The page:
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What is a Ginger Bug?

 

Have you ever heard of a ginger bug?  No?  I hadn’t either, that is, until just a few weeks ago.  But once I read about it, I couldn’t wait to give it a try.

A ginger bug is a natural lacto-fermented ‘soda’ starter.  Lacto-fermentation is an anaeorobic process (meaning without oxygen) by which friendly bacteria and yeast break down sugar to form lactic acid.

Another amazing fermented drink that is similar to ginger bug soda is kombucha soda.  You can read more about kombucha here.

Today we are going to dive into making ginger bug soda, I mean really, how great is that name right?

How Do You Make a Ginger Bug?

 

To make a ginger bug all you need is ginger root, unrefined sugar, and non-chlorinated water (chlorine kills bacteria).  Similar to a sourdough starter, the ginger bug traps wild yeast and beneficial microorganisms, which in turn break down the sugar to produce lactic acid and carbon dioxide. 

The production of carbon dioxide produces the fizz or effervescence in the finished ginger bug ‘soda.’  Alcohol is also a bypoduct of the lacto-fermentation process; but don’t worry, the ginger bug isn’t fermented long enough to produce anything beyond negligible amounts of alcohol. 

You might expect the ginger bug soda to be sweet, with the addition of sugar over several days, but it’s surprisingly not.  Remember, the sugar is for the bacteria, and not for you.

Health Benefits of Fermented Foods

 

While I’m generally skeptical about most health food claims, there appears to be consensus that fermented foods are all-around good for you.  Heck, people have been fermenting food for hundreds of years.  It’s how they were able to preserve food before refrigeration.  

In the words of Sandor Katz (who has written several books on fermentation): “Fermented foods are alive.  Industrially processed food is dead.”

Here are just a few benefits of fermented foods.

  • Fermentation not only preserves nutrients, but breaks them down into more digestible forms.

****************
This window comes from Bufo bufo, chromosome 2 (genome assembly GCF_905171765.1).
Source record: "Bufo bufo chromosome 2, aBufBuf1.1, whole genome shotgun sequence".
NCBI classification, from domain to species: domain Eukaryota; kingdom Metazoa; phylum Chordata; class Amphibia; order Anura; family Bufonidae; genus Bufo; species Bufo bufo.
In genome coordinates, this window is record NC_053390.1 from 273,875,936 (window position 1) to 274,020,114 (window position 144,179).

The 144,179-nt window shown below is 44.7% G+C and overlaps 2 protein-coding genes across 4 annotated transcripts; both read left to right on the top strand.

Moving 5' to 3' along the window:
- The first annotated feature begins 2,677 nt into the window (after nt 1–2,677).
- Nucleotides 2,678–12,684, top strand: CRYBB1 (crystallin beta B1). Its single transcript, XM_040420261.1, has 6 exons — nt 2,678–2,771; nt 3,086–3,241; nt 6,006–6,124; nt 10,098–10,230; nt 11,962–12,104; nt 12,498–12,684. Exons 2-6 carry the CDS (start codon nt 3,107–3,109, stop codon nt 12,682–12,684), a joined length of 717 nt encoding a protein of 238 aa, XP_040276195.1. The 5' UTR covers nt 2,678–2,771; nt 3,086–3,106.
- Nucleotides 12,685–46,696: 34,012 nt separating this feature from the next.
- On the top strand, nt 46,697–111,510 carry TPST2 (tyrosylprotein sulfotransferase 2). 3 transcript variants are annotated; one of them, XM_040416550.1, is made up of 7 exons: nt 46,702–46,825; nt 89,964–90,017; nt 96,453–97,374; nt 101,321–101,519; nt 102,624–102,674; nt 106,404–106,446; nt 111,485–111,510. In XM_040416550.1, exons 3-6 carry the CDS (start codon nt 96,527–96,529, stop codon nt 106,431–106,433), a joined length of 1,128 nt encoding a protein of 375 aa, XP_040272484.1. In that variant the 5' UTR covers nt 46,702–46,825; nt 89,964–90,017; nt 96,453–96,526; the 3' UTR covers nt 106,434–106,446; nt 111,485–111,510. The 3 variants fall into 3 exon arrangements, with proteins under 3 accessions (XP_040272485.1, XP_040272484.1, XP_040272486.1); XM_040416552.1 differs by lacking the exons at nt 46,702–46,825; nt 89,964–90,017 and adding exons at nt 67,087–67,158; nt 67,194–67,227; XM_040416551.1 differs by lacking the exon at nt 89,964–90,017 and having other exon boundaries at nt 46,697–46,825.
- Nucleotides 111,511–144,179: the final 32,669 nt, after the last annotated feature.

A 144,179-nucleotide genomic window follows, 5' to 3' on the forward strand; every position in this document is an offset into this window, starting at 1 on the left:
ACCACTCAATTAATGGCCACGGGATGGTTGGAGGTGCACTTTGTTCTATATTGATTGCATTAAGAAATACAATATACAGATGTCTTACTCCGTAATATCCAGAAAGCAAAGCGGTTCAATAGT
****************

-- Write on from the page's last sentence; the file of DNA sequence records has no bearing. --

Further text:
• Fermentation creates new nutrients; microbial cultures create B vitamins (including folic acid, riboblavin, niacin, etc.).
  • Fermentation removes toxins in food.
  • Some ferments function as antioxidants, scavenging harmful free radicals from the body.
  • Fermented foods are rich in lactobacilli (aka health enhancing probiotics like those found in yogurt); they promote the growth of healthy flora in the intestine which helps with digestion.

 

Watch Out For Commercially Fermented Foods 

 

Now that I’ve told you about some of the health benefits of fermented food, I must also warn you that most commercially available fermented foods (found in stores) have been pasteurized, which kills off all the good microorganisms such that you lose all of the aforementioned benefits. 

So best to ferment foods at home yourself.  Plus it’s fun and easy.  The microorganisms essentially do all the work.  You just need to sit there and wait patiently while the microorganisms do their thing.

You can see that after a couple of days in the bottle, the ginger bug soda is nice and fizzy and bubbly.

It really helps to have these flip top bottles!  I love mine and use them all the time!  In fact I am getting ready to buy a second case!

ginger bug

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Customizing Ginger Bug Soda With Tea or Juice

 

You can use any type of fruit juice, tea, or herb for your ginger bug ‘soda.’  I made a couple of batches so far: The first batch with a combination of watermelon juice (you’ll need a juicer for that) and hibiscus tea, and the second with black cherry juice.

To make hibiscus tea…

Bring 48 ounces of water to a boil.  Turn off the heat and add 3 tablespoons organic hibiscus flowers and 2 cinnamon sticks, and let it steep for 20 minutes.  Strain.  You can sweeten with a little sugar or honey if you like (about 2 tablespoons, more or less to taste).

You can even make your own fermented root beer ‘soda’ with an assortment of herbs and roots (including sassafras and sarsaparilla).  Definitely want to try this next.  You can order all sorts of interesting roots and herbs from Mountain Rose Herbs.

Fermented Ginger Bug ‘Soda’

Ingredients

    For the Ginger Bug:
  • ginger root
  • unrefined sugar
  • unchlorinated water (chlorine in water will kill off or inhibit some of the beneficial bacteria)
  • For the Ginger Bug 'Soda':
  • 1/4 cup ginger bug liquid (from above)
  • 1 quart fruit juice and/or tea

Instructions

  1. For the Ginger Bug: Mix 2 tablespoons grated ginger, 2 tablespoons sugar, and 2 cups of unchlorinated water in a clean class jar. Cover with cheesecloth or coffee filter and secure with a rubberband.
  2. For the next 5 to 7 days, add 2 tablespoons grated ginger, 2 tablespoons sugar, and 2 tablespoons unchlorinated water. After 5 to 7 days, the ginger bug will begin to foam and bubble, and is ready to use.
  3. For the Ginger Bug 'Soda': Mix 1/4 cup of the ginger bug liquid and fruit juice/tea, and transfer to flip top bottles and allow to ferment for 3 days at room temperature. Transfer to the refrigerator and chill before opening.